CSS Style Guide

We have a few rules that we like to live by when writing CSS.

Use the Force, Luke.

All of the principles and ideas listed here are taken from different places and written by very smart people including the Github styleguide and Idiomatic CSS.

Our goal here is to make it easy for everyone to contribute clean, readable and sensible code.

General principles

  • Don't try to prematurely optimize your code; keep it readable and understandable.
  • All code in any code-base should look like a single person typed it, even when many people are contributing to it.
  • We're going to strictly enforce the agreed-upon style.
  • If in doubt when deciding upon a style, use existing, common patterns.


Only one style should exist across the entire source of your code base. Always be consistent in your use of whitespace. Use whitespace to improve readability.

  • Never mix spaces and tabs for indentation.
  • Use soft tabs with a 2 space indent ( Why we chose tabs over spaces).
  • Configure your editor to "show invisibles" or to automatically remove end-of-line whitespace.


Code that is commented well is extremely important. Take the time to describe components, how they work, their limitations, and the way they are constructed. Don't leave others in the team guessing as to the purpose of uncommon or unobvious code.

Comment style should be simple and consistent.

  • Place comments on a new line above their subject.
  • Keep line length to a sensible maximum (don't make others scroll horizontally to read your comments).
  • Make liberal use of comments to break CSS code in to discrete sections.
  • Use "sentence case" comments and consistent text indentation.
/* ==========================================================================
   Section comment block
   ========================================================================== */

/* Sub-section comment block ========================================================================== */
/** * Short description using Doxygen-style comment format * * The first sentence of the long description starts here and continues on this * line for a while finally concluding here at the end of this paragraph. * * The long description is ideal for more detailed explanations and * documentation. It can include example HTML, URLs, or any other information * that is deemed necessary or useful. * * @tag This is a tag named 'tag' * * TODO: This is a todo statement that describes an atomic task to be completed * at a later date. It wraps after 80 characters and following lines are * indented by 2 spaces. */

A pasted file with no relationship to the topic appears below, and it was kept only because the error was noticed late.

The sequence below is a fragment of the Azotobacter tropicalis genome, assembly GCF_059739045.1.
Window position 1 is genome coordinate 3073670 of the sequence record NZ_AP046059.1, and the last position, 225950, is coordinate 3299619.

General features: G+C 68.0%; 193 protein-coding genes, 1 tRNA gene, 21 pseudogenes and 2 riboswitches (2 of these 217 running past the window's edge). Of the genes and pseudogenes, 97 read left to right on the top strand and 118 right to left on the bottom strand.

/* Basic comment */


The chosen code format ensures that the code is easy to read, easy to clearly comment, minimizes the chance of accidentally introducing errors and results in useful diffs.

  • Use one descrete selector per line in multi-selector rulesets.
  • Put spaces after : in property declarations.
  • Put spaces before { in rule declarations.
  • Use hex color codes #000 unless you're using rgba. Use hex short codes when they're available.
  • For the sake of simplicity, organize your properties alphabetically.
  • Use double quotes; for example, content: "".
  • Use quote attribute values in selectors; for example, input[type="checkbox"].
  • Where allowed, avoid specifying units for zero-values; for example margin: 0.
  • Include a space after each comma in comma-separated property or function values.
  • Include a semicolon at the end of each property declaration.
  • Place the closing brace of a ruleset in the same column as the first character of the ruleset.
  • Separate each ruleset by a blank line.
  • If using vendor-specific properties, make sure the W3C version of the property comes last.
  • Use a - for separating compound class names.
.selector-3[type="text"] {
  background: #fff;
  background: linear-gradient(#fff, rgba(0, 0, 0, 0.8));
  -webkit-box-sizing: border-box;
  -moz-box-sizing: border-box;
  box-sizing: border-box;
  color: #333;
  display: block;
  font-family: helvetica, arial, sans-serif;

.selector-a, .selector-b { padding: 10px; }


Since our patterns are built on Zurb Foundation, we use rem for font-size. Additionally, unit-less line-height is preferred because it does not inherit a percentage value of its parent element, but instead is based on a multiplier of the font-size.

Specificity (classes vs. IDs)

Elements that occur exactly once inside a page should use IDs, otherwise, use classes. When in doubt, use a class name.

  • Good candidates for IDs: header, footer, modal popups.
  • Bad candidates for IDs: navigation, item listings, item view pages.
  • If you must use an ID selector #selector, make sure that you have no more than one in your rule declaration. A rule like #header .search #quicksearch { ... } is considered harmful.